Future Tense

Chinese Company Recalls Webcams, Other Products After DDoS Attack

The cyberattack shut down swaths of the internet on Friday.


A Chinese electronics company called Hangzhou Xiongmai Technology is recalling webcams and other devices that were targeted in a distributed denial of service (DDoS) attack on Friday. The attack, which hit the domain name system services company Dyn, prevented millions of users from accessing websites and apps including Twitter and WhatsApp.

According to Reuters, the company issued a statement that said it would “recall some of its earlier products sold in the United States, strengthen password functions and send users a patch for products made before April last year.”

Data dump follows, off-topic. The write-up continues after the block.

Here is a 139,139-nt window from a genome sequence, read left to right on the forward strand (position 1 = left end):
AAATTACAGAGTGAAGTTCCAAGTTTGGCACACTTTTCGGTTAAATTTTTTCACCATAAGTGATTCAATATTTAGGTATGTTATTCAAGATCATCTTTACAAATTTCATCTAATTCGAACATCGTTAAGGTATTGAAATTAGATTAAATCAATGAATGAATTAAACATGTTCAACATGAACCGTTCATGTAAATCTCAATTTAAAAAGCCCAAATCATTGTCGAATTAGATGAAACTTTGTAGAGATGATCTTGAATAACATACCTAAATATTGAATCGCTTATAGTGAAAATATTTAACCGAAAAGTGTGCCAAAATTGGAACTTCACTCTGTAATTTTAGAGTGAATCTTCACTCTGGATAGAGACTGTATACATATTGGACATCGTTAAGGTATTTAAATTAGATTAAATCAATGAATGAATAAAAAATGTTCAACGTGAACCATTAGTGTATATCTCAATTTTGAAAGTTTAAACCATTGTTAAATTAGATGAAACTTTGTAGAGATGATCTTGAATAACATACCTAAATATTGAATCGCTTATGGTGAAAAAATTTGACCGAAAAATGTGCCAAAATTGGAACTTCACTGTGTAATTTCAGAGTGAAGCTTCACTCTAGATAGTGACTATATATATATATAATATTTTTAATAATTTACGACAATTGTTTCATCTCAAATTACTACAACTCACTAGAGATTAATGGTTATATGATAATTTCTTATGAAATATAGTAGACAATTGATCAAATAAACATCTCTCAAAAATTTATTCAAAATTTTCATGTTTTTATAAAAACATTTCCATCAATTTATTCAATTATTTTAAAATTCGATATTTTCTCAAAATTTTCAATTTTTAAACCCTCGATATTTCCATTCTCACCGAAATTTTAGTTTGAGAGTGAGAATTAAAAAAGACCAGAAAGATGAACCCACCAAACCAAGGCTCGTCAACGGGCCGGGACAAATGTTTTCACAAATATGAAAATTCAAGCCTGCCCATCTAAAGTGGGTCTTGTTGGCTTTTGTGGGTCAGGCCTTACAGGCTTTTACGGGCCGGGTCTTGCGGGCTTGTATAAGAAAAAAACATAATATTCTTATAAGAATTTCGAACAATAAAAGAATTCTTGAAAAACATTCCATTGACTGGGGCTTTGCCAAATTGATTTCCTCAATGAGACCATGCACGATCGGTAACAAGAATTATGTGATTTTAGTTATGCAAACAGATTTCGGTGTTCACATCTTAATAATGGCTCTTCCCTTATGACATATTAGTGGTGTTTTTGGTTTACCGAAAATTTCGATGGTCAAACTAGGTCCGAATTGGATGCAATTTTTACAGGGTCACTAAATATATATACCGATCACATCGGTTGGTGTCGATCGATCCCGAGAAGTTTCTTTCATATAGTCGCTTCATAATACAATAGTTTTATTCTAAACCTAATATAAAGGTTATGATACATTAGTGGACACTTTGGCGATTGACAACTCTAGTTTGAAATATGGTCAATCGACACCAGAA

As my colleague Jacob Brogan wrote Friday, the attack used Mirai botnets to exploit Internet of Things devices, like webcams and recorders, “taking advantage their frequently low security to employ them in DDoS offensives.” Essentially, the hack turns the simple devices into requesting agents that flood a system, in this case Dyn, with requests, forcing it to shut down.

The statement from Xiongmai Technology put most of the blame for the attack on users not changing their security information from the default password.

While the recall may help remove some of these devices, the risk of another DDoS attack remains high.